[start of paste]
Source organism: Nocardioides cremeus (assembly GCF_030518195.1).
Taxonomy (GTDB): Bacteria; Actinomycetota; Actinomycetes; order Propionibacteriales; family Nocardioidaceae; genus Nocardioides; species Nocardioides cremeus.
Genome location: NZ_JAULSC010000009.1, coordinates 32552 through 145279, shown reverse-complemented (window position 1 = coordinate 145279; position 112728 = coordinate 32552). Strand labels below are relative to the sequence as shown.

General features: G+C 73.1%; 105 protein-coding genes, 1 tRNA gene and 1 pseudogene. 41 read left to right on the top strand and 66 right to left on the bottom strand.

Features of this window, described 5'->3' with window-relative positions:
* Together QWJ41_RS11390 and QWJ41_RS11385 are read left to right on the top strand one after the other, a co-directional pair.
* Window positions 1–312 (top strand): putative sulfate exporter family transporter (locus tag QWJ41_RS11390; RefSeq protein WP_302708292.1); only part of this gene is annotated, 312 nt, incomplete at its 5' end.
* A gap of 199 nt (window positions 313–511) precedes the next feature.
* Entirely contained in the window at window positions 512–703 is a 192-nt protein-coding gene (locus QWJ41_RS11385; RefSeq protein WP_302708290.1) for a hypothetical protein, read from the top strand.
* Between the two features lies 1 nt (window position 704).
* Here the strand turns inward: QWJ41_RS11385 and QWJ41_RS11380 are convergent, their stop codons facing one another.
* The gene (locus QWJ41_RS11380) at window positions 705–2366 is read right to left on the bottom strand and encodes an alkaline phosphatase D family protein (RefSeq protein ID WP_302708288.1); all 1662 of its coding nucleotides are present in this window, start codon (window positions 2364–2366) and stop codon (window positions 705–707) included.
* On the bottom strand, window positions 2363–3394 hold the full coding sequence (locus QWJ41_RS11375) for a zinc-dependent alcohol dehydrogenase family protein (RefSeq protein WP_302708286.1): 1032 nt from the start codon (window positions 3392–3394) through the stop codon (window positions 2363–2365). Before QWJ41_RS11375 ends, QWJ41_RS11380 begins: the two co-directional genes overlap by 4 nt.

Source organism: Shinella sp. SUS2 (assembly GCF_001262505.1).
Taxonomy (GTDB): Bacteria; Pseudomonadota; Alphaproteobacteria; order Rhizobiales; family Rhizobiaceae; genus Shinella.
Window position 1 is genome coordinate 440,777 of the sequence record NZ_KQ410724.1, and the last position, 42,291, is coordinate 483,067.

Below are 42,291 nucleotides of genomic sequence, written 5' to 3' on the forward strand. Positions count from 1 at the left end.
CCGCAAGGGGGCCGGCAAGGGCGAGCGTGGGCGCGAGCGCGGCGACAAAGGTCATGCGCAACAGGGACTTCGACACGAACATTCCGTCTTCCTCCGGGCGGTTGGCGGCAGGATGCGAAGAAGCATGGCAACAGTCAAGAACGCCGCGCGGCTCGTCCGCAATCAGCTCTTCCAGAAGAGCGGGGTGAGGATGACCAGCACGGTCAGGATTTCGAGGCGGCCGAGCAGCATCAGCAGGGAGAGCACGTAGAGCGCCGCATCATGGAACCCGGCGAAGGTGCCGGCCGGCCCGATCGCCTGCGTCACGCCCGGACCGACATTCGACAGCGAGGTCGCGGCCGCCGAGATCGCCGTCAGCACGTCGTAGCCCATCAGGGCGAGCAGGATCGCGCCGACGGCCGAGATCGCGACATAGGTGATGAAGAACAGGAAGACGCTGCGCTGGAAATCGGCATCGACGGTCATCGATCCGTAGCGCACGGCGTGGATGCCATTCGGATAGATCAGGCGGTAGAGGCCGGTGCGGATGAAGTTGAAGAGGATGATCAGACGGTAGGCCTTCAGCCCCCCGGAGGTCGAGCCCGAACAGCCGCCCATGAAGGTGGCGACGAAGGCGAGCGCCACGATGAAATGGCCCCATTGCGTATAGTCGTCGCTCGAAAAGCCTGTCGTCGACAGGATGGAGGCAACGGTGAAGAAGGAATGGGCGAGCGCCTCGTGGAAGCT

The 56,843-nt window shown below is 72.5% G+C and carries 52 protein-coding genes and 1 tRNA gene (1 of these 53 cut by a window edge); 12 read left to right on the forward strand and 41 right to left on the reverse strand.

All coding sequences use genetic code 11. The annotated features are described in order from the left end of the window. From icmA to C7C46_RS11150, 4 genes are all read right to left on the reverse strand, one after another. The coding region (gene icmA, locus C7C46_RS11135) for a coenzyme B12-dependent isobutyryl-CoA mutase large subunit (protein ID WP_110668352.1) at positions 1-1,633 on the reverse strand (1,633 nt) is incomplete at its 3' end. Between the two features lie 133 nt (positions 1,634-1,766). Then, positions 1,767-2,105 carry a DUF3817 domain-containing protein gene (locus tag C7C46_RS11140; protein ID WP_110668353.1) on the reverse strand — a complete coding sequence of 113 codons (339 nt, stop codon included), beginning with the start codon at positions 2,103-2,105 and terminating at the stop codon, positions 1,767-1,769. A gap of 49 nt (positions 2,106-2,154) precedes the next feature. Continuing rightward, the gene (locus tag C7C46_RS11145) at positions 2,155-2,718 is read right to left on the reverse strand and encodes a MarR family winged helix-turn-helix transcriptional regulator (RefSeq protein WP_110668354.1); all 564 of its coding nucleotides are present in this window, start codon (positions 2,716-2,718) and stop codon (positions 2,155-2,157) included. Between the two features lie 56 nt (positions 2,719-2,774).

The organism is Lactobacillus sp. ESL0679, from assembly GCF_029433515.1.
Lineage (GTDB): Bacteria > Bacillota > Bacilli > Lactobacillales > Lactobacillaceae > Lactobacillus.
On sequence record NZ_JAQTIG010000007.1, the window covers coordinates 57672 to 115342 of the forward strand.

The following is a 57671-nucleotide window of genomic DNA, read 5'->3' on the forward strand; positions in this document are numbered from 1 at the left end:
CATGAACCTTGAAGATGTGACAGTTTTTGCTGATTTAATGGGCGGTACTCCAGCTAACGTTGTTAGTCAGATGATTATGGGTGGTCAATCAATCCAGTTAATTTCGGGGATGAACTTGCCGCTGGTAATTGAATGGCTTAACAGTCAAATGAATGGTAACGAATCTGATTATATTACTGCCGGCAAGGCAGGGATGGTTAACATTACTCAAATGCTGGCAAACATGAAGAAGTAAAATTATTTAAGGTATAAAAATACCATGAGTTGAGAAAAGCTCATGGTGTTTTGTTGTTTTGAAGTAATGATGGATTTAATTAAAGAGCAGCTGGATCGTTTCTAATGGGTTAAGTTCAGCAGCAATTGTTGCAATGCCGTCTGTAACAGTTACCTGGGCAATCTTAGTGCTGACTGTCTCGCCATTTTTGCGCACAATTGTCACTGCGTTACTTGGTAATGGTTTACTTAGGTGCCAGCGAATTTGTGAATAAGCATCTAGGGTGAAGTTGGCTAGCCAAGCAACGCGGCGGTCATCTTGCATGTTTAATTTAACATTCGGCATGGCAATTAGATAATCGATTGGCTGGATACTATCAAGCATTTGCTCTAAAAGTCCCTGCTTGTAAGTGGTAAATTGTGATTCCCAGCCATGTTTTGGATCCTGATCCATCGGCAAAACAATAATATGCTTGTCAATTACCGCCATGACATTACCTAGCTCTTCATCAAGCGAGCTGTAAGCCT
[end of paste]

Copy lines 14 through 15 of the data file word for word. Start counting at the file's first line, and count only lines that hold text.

Source organism: Shinella sp. SUS2 (assembly GCF_001262505.1).
Taxonomy (GTDB): Bacteria; Pseudomonadota; Alphaproteobacteria; order Rhizobiales; family Rhizobiaceae; genus Shinella.